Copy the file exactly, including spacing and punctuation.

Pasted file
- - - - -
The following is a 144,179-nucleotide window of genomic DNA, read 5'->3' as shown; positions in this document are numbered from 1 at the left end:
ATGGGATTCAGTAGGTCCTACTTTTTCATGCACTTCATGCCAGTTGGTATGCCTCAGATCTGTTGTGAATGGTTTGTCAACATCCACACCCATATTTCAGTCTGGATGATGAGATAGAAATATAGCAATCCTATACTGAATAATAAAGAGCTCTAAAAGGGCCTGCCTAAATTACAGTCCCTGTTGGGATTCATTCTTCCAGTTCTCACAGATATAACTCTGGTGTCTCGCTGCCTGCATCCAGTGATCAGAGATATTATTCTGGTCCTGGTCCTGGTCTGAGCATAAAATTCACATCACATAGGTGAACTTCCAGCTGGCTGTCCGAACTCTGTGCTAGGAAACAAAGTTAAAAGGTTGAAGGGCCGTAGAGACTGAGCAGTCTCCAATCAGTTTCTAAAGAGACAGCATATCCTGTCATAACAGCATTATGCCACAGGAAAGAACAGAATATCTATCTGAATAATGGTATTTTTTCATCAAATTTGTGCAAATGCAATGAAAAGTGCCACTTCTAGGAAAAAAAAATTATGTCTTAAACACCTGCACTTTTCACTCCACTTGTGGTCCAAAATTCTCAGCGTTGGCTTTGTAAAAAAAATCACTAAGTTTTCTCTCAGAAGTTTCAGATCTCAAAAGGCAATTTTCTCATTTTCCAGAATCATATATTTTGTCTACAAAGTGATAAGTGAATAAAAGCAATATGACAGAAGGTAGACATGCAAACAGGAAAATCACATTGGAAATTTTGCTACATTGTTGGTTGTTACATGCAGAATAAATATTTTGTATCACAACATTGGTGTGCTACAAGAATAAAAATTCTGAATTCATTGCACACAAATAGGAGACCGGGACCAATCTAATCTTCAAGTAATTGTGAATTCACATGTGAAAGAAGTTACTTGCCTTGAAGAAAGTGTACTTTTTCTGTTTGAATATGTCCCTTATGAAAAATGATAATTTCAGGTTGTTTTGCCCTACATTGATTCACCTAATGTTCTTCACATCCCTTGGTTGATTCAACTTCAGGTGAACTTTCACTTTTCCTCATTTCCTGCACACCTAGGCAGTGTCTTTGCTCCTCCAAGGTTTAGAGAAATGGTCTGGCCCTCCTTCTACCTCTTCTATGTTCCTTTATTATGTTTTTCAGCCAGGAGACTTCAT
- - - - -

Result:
The following is a 144,179-nucleotide window of genomic DNA, read 5'->3' as shown; positions in this document are numbered from 1 at the left end:
ATGGGATTCAGTAGGTCCTACTTTTTCATGCACTTCATGCCAGTTGGTATGCCTCAGATCTGTTGTGAATGGTTTGTCAACATCCACACCCATATTTCAGTCTGGATGATGAGATAGAAATATAGCAATCCTATACTGAATAATAAAGAGCTCTAAAAGGGCCTGCCTAAATTACAGTCCCTGTTGGGATTCATTCTTCCAGTTCTCACAGATATAACTCTGGTGTCTCGCTGCCTGCATCCAGTGATCAGAGATATTATTCTGGTCCTGGTCCTGGTCTGAGCATAAAATTCACATCACATAGGTGAACTTCCAGCTGGCTGTCCGAACTCTGTGCTAGGAAACAAAGTTAAAAGGTTGAAGGGCCGTAGAGACTGAGCAGTCTCCAATCAGTTTCTAAAGAGACAGCATATCCTGTCATAACAGCATTATGCCACAGGAAAGAACAGAATATCTATCTGAATAATGGTATTTTTTCATCAAATTTGTGCAAATGCAATGAAAAGTGCCACTTCTAGGAAAAAAAAATTATGTCTTAAACACCTGCACTTTTCACTCCACTTGTGGTCCAAAATTCTCAGCGTTGGCTTTGTAAAAAAAATCACTAAGTTTTCTCTCAGAAGTTTCAGATCTCAAAAGGCAATTTTCTCATTTTCCAGAATCATATATTTTGTCTACAAAGTGATAAGTGAATAAAAGCAATATGACAGAAGGTAGACATGCAAACAGGAAAATCACATTGGAAATTTTGCTACATTGTTGGTTGTTACATGCAGAATAAATATTTTGTATCACAACATTGGTGTGCTACAAGAATAAAAATTCTGAATTCATTGCACACAAATAGGAGACCGGGACCAATCTAATCTTCAAGTAATTGTGAATTCACATGTGAAAGAAGTTACTTGCCTTGAAGAAAGTGTACTTTTTCTGTTTGAATATGTCCCTTATGAAAAATGATAATTTCAGGTTGTTTTGCCCTACATTGATTCACCTAATGTTCTTCACATCCCTTGGTTGATTCAACTTCAGGTGAACTTTCACTTTTCCTCATTTCCTGCACACCTAGGCAGTGTCTTTGCTCCTCCAAGGTTTAGAGAAATGGTCTGGCCCTCCTTCTACCTCTTCTATGTTCCTTTATTATGTTTTTCAGCCAGGAGACTTCAT